Instrumental students will take 4 semesters of lower division study in both classical and commercial studies simultaneously (8 hours) and then 4 semesters of upper division study in commercial music (4-8 hours).

Students enrolled in degree programs requiring a Senior Recital must first pass an applied examination at the end of their 4th semester to be admitted into Upper Division and must pass a Senior Recital Jury 4 weeks prior to Senior Recital to be able to present their recital.

Retention Policy for Applied Study

The Department of Music's retention policies are delineated in the student handbooks under the subsection "Evaluation of Majors." There are three primary checkpoints: Entry Level, Midpoint Check, and Exit Level.

Evaluation of Majors

I. Entry Level - Any student wanting to become a Music Major must take the following diagnostics to determine where they should be placed in the curriculum at entry level. Both the Written Theory and Applied diagnostics must be successfully passed to become a Music Major. Until the time that these two diagnostics are successfully passed, a student may hold the status of a Provisional Music Major. If a student fails to move from the Provisional status after two semesters of study, the faculty will recommend that he or she pursue another degree.

Entry level diagnostics:

  1. Keyboard Placement (placement in appropriate class piano or private piano)
  2. Written Theory Exam (placement in MUS 1000 Fundamentals or MUS 2010 Theory I)
  3. Aural Theory Exam (placement in Aural Theory I-IV; enrollment in Aural Theory I will be co-requisite to enrollment in Theory I [written])
  4. Basic Technology self-diagnostic or ITI 1900 Business Information Technologies
  5. Applied placement for all students. (Students' performing skills will be evaluated with the departmental rubric, which will be used in subsequent evaluations at the mid-point and exit level evaluations to track progress of these skills.)
    1. Students who pass will move directly to applied lessons.
    2. Voice and guitar majors who do not pass will be placed in class study or elective study.
    3. Other instrumental students who do not pass will be placed in elective study.

II. Midpoint Check - Students will be evaluated at the end of their fourth semester of study to determine if they show the aptitude to continue into upper division study. Three areas will be used to evaluate these students.

  1. Piano proficiency. Music Liberal Arts (General) students and Music Education students should have passed their piano proficiency by their 4th semester or be enrolled in Class Piano IV with at least a B- average while Music Liberal Arts (Commercial) students should have passed their piano proficiency or be enrolled in Class Piano II with at least a B- average.
  2. 4th semester jury/Applied proficiency. Students must pass their 4th semester jury with the requisite scores on the appropriate rubric.
  3. A general understanding of music as evidenced by a GPA of at least 2.5.
  4. Students must declare Senior Recital/Project/Performance track.

If a student is deficient in one area, they will be given a semester to rectify the issue. If the student fails to do so, the faculty will recommend that the student should not continue to pursue this degree. If a student is deficient in more than one area, the faculty will recommend that the student should not continue to pursue the degree immediately after the fourth semester.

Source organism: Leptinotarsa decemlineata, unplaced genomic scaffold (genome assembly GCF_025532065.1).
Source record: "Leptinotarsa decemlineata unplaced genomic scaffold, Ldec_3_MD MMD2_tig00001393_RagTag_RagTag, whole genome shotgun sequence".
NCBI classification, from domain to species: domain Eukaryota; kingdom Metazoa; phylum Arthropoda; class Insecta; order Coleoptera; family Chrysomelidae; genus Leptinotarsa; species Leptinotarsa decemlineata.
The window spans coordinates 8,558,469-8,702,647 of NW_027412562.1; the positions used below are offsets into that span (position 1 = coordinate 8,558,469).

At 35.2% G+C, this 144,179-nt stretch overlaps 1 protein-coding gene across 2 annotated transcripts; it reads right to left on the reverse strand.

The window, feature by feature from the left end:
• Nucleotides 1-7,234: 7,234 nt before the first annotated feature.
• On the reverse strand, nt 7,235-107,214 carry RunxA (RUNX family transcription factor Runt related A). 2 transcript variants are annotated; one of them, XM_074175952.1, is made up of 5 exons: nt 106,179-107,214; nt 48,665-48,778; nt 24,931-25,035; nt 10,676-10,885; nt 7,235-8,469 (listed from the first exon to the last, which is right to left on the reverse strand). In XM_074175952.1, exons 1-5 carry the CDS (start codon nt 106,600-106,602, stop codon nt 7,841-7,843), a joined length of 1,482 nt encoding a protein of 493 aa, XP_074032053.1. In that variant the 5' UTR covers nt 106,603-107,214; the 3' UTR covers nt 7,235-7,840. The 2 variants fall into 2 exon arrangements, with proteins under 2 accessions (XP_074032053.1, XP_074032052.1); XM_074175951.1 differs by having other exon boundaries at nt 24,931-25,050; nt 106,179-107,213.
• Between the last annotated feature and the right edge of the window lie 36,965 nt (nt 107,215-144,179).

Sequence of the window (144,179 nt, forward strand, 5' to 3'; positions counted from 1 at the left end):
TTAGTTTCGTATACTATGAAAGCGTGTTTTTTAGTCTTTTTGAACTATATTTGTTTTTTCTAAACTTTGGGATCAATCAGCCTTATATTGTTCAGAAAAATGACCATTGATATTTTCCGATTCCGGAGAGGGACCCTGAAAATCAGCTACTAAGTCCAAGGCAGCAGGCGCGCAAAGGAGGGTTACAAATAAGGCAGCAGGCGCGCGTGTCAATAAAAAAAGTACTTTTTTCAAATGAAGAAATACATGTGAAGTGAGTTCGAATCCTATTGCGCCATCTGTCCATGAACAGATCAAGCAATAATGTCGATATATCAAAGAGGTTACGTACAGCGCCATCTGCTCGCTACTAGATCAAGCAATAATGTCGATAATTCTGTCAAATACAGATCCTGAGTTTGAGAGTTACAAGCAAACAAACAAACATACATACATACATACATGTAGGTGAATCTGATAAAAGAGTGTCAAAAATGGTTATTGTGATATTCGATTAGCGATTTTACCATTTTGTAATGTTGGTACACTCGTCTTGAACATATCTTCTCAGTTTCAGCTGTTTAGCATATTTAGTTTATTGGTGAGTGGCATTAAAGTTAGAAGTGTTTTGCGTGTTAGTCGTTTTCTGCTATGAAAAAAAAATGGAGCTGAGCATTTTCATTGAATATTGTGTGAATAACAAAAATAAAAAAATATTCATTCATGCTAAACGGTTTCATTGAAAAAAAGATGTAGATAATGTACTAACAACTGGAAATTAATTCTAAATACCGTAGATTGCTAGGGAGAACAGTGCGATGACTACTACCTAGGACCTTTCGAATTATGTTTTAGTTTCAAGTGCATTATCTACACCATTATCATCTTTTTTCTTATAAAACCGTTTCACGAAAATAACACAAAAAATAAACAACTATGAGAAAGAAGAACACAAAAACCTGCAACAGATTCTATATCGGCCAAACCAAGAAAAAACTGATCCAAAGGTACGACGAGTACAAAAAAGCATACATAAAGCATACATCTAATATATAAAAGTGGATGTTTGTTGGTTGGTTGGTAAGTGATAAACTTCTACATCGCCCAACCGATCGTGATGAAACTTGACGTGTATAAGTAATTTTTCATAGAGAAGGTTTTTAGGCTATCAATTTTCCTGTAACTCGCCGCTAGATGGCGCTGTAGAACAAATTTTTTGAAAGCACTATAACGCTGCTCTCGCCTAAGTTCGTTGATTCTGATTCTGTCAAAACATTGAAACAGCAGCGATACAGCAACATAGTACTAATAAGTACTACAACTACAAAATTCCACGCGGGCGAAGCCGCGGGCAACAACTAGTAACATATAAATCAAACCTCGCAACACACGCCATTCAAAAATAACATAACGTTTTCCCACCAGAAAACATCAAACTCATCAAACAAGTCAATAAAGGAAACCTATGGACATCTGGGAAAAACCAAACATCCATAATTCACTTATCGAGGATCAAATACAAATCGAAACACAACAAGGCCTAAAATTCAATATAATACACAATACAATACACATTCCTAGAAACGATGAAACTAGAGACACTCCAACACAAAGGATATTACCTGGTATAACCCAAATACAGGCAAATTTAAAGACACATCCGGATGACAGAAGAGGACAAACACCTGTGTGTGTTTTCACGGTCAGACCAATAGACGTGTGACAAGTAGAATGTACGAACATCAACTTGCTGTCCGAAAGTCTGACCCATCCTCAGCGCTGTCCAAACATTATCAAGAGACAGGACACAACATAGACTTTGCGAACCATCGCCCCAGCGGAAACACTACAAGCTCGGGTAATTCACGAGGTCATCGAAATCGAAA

III. Exit Level

  1. Senior Recital, Senior Performance for the Music Major, or Senior Project (Music Technology, Songwriting, Worship Leading or Composition)
  2. Student Teaching (Music Education Majors only)

Upper Division Study Options

The following lessons and practicum/internships may replace upper division applied lesson requirements if students are pursuing the appropriate Senior Project. Senior Project/Senior Recital requirements are notated.


Maximum Hours

Project or Recital


Songwriting Lessons



Songwriting II

Composition Lessons



Theory II & Aural Theory II

Music Technology

(Two 2-hour Internships)



Advanced Recording

Worship Leading

(Church Music Practicum)



Church Music Minister or Advanced Conducting

Students may register for their applied lessons as follows:

  • One (1) credit hour of applied lessons to receive a weekly half-hour lesson. Fee charged
  • Two (2) credit hours of applied lessons to receive a weekly one-hour lesson. Fee charged

One 30-minute lesson requires a minimum of 4-6 hours outside practice weekly for Lower Division study and 4-6 hours outside practice weekly for Upper Division study.

A 50-minute weekly seminar is also required for students taking applied lessons.


Any student may apply for membership in one or more of the departmental ensembles which provide opportunity for a variety of musical experiences through performances. Music majors and minors are required to participate in an appropriate ensemble each semester they are enrolled in applied study until they have completed the appropriate program requirements; i.e., all vocal and keyboard students enroll in Choral Union; orchestral students (excluding those who play string instruments who enroll in the Trevecca Symphony Orchestra) enroll in Wind Ensemble; guitar students enroll in Guitar Ensemble, Jazz Ensemble, Lab band, or Commercial Guitar.